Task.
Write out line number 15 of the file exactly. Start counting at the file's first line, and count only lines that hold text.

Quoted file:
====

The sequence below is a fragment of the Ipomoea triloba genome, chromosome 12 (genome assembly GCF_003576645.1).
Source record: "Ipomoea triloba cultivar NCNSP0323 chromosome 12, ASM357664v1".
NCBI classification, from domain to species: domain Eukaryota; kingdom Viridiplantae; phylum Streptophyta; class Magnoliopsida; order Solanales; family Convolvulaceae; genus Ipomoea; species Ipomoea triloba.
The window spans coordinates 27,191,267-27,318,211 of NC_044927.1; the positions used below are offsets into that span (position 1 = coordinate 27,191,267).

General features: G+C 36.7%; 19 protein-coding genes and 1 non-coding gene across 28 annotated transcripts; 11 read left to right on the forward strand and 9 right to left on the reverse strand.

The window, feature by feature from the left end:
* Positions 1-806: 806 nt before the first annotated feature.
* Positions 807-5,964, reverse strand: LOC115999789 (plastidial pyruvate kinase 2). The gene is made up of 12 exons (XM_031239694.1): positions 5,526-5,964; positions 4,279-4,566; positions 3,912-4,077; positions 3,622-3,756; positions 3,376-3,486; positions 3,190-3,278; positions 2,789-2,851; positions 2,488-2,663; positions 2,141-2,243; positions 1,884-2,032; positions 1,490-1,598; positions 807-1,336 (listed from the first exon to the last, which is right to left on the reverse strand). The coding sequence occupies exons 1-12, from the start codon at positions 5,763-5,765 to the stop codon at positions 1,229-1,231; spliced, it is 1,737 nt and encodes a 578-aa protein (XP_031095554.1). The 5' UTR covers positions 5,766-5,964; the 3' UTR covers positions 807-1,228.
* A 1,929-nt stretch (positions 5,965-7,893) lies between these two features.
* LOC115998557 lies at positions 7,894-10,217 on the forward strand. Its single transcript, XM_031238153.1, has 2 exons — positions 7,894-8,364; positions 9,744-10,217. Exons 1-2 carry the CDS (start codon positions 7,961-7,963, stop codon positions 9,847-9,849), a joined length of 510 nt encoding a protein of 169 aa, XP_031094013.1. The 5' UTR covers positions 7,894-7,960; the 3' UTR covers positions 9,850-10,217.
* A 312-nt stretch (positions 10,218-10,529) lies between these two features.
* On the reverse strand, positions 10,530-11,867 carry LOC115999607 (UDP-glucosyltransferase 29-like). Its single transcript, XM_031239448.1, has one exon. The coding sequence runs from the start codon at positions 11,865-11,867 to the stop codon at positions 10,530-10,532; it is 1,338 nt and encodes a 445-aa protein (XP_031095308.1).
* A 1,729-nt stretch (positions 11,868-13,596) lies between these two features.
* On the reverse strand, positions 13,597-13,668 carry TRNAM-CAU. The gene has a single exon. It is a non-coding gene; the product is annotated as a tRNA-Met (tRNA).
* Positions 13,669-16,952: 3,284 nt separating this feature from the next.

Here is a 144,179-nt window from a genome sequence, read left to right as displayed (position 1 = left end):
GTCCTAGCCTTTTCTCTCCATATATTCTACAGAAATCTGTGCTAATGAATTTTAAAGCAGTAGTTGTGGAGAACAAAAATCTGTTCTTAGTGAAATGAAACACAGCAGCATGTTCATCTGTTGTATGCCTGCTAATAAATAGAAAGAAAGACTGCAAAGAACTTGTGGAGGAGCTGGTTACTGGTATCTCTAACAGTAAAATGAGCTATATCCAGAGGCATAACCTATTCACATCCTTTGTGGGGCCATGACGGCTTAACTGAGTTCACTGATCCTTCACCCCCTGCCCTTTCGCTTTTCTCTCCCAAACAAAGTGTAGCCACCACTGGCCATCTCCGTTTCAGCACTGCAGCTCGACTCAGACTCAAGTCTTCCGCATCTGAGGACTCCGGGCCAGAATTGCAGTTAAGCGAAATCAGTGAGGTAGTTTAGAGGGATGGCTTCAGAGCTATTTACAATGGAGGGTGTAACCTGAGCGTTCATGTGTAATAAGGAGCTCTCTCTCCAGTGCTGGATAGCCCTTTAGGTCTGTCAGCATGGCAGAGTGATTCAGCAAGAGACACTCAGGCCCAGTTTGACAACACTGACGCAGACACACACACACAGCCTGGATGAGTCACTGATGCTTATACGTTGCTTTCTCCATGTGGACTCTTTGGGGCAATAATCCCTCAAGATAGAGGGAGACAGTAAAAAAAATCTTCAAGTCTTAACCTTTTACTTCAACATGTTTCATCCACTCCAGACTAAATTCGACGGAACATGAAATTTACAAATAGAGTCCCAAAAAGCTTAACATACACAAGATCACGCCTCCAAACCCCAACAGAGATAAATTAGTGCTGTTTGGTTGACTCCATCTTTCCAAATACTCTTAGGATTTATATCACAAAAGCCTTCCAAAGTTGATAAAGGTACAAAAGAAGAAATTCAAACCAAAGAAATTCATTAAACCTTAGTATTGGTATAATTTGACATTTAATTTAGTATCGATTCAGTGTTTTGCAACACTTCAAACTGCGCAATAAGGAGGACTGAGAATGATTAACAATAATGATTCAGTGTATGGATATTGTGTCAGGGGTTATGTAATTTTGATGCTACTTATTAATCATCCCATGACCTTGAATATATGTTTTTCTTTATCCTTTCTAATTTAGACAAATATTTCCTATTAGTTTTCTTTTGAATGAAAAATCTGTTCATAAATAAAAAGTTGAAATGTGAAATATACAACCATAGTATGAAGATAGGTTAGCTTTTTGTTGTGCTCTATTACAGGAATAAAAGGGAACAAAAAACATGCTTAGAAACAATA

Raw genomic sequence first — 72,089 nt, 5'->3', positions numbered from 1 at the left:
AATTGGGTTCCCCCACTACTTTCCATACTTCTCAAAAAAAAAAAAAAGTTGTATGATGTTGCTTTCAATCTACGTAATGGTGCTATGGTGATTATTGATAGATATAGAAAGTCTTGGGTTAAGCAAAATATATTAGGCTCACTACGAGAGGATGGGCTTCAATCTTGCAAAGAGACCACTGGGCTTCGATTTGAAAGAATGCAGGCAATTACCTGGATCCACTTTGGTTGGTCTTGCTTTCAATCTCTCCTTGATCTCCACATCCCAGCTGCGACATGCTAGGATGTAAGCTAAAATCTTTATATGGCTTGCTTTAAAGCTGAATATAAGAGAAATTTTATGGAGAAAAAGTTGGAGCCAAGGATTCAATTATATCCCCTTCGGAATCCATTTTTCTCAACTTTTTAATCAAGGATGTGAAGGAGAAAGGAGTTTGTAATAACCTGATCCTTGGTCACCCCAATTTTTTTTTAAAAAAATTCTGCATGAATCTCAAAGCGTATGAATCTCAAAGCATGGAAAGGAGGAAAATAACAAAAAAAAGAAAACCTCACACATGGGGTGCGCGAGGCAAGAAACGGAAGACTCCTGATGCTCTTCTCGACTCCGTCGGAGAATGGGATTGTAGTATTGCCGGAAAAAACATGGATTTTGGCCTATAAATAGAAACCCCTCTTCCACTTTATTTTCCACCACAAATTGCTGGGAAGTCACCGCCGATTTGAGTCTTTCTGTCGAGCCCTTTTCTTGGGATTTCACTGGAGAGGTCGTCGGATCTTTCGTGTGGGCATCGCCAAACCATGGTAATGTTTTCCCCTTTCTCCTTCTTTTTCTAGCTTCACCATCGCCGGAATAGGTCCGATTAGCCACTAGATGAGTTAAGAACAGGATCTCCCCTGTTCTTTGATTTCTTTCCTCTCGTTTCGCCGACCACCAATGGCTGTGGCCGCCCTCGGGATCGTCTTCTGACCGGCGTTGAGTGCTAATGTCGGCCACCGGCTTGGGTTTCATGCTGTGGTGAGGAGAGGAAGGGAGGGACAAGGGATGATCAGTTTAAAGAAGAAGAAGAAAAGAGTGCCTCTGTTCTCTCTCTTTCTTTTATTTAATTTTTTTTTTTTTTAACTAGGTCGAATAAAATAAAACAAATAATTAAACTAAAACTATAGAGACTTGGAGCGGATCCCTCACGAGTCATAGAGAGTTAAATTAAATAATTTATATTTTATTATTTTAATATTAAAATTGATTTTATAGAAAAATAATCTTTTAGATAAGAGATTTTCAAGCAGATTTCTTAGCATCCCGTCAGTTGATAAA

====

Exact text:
* Positions 13,669-16,952: 3,284 nt separating this feature from the next.